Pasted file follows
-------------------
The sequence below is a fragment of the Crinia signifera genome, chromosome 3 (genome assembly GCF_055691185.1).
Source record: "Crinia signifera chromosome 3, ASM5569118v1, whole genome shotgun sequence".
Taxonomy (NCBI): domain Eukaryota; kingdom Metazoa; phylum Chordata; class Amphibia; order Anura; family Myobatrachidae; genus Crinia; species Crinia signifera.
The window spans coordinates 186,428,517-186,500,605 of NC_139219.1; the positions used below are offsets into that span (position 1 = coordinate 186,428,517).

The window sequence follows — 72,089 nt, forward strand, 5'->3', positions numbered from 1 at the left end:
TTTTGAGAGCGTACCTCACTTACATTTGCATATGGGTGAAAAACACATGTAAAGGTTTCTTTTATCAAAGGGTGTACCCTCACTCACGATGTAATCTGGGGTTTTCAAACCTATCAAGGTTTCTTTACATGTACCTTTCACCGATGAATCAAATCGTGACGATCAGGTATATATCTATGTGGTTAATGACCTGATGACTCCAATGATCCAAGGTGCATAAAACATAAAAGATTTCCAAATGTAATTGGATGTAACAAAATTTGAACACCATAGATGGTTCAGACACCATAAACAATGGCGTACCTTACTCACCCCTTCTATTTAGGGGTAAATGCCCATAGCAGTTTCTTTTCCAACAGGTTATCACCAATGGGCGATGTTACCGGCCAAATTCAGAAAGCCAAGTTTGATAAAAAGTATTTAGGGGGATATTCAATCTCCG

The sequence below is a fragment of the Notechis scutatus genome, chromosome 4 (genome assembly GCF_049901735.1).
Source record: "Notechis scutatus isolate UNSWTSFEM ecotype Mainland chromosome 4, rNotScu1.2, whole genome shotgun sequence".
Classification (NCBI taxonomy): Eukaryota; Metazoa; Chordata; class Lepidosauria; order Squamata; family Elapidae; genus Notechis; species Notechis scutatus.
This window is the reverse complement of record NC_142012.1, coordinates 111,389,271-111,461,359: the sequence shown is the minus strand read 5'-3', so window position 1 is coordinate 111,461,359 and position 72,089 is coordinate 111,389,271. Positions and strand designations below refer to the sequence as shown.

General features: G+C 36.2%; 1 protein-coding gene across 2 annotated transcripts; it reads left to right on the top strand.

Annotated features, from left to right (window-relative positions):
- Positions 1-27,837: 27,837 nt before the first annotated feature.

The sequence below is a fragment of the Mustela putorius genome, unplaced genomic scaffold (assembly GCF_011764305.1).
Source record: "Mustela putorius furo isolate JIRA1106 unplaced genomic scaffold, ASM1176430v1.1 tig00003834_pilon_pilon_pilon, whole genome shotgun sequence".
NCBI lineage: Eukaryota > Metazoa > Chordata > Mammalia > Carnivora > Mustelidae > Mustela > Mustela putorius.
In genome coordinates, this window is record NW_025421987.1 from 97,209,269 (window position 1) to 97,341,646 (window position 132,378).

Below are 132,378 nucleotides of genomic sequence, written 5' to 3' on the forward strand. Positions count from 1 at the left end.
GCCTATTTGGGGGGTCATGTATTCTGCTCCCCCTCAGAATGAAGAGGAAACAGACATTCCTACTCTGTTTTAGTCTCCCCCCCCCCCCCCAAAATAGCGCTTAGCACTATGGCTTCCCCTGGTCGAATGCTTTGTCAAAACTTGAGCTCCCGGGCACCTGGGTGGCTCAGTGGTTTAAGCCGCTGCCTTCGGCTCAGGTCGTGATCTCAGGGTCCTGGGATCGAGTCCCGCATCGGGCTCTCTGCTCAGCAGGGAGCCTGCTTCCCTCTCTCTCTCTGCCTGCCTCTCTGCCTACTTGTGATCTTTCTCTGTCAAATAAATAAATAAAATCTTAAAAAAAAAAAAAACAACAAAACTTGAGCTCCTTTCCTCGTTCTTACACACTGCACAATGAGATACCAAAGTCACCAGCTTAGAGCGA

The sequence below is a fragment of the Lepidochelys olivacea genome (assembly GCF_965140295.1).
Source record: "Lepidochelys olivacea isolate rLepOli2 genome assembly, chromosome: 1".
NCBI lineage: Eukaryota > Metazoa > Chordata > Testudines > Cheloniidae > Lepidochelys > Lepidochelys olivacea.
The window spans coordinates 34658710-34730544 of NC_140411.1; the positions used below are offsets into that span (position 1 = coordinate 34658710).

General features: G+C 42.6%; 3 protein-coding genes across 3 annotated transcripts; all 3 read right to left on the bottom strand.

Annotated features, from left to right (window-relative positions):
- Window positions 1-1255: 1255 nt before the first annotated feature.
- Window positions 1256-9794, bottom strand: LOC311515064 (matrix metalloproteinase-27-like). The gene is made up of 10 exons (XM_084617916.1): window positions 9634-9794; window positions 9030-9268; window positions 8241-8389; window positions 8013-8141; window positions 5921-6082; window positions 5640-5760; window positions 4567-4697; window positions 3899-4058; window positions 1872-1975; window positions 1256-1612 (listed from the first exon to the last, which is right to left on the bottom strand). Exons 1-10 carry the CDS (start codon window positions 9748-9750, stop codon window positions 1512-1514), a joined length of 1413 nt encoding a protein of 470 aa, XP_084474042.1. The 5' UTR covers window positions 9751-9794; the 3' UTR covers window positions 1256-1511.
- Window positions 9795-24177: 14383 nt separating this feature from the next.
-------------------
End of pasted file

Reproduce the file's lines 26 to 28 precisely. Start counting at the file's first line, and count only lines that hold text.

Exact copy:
- Window positions 1-1255: 1255 nt before the first annotated feature.
- Window positions 1256-9794, bottom strand: LOC311515064 (matrix metalloproteinase-27-like). The gene is made up of 10 exons (XM_084617916.1): window positions 9634-9794; window positions 9030-9268; window positions 8241-8389; window positions 8013-8141; window positions 5921-6082; window positions 5640-5760; window positions 4567-4697; window positions 3899-4058; window positions 1872-1975; window positions 1256-1612 (listed from the first exon to the last, which is right to left on the bottom strand). Exons 1-10 carry the CDS (start codon window positions 9748-9750, stop codon window positions 1512-1514), a joined length of 1413 nt encoding a protein of 470 aa, XP_084474042.1. The 5' UTR covers window positions 9751-9794; the 3' UTR covers window positions 1256-1511.
- Window positions 9795-24177: 14383 nt separating this feature from the next.